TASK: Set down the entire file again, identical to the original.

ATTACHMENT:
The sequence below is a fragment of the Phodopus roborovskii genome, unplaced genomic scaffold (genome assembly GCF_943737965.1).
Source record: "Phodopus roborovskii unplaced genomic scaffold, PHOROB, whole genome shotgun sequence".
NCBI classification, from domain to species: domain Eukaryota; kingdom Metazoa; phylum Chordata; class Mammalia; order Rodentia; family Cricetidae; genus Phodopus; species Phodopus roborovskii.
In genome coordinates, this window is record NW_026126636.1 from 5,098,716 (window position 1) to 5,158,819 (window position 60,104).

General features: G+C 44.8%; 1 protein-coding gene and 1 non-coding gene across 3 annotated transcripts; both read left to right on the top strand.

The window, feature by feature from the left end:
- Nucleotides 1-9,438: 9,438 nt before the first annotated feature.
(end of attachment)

The sequence below is a fragment of the Phodopus roborovskii genome, unplaced genomic scaffold (genome assembly GCF_943737965.1).
Source record: "Phodopus roborovskii unplaced genomic scaffold, PHOROB, whole genome shotgun sequence".
NCBI classification, from domain to species: domain Eukaryota; kingdom Metazoa; phylum Chordata; class Mammalia; order Rodentia; family Cricetidae; genus Phodopus; species Phodopus roborovskii.
In genome coordinates, this window is record NW_026126636.1 from 5,098,716 (window position 1) to 5,158,819 (window position 60,104).

General features: G+C 44.8%; 1 protein-coding gene and 1 non-coding gene across 3 annotated transcripts; both read left to right on the top strand.

The window, feature by feature from the left end:
- Nucleotides 1-9,438: 9,438 nt before the first annotated feature.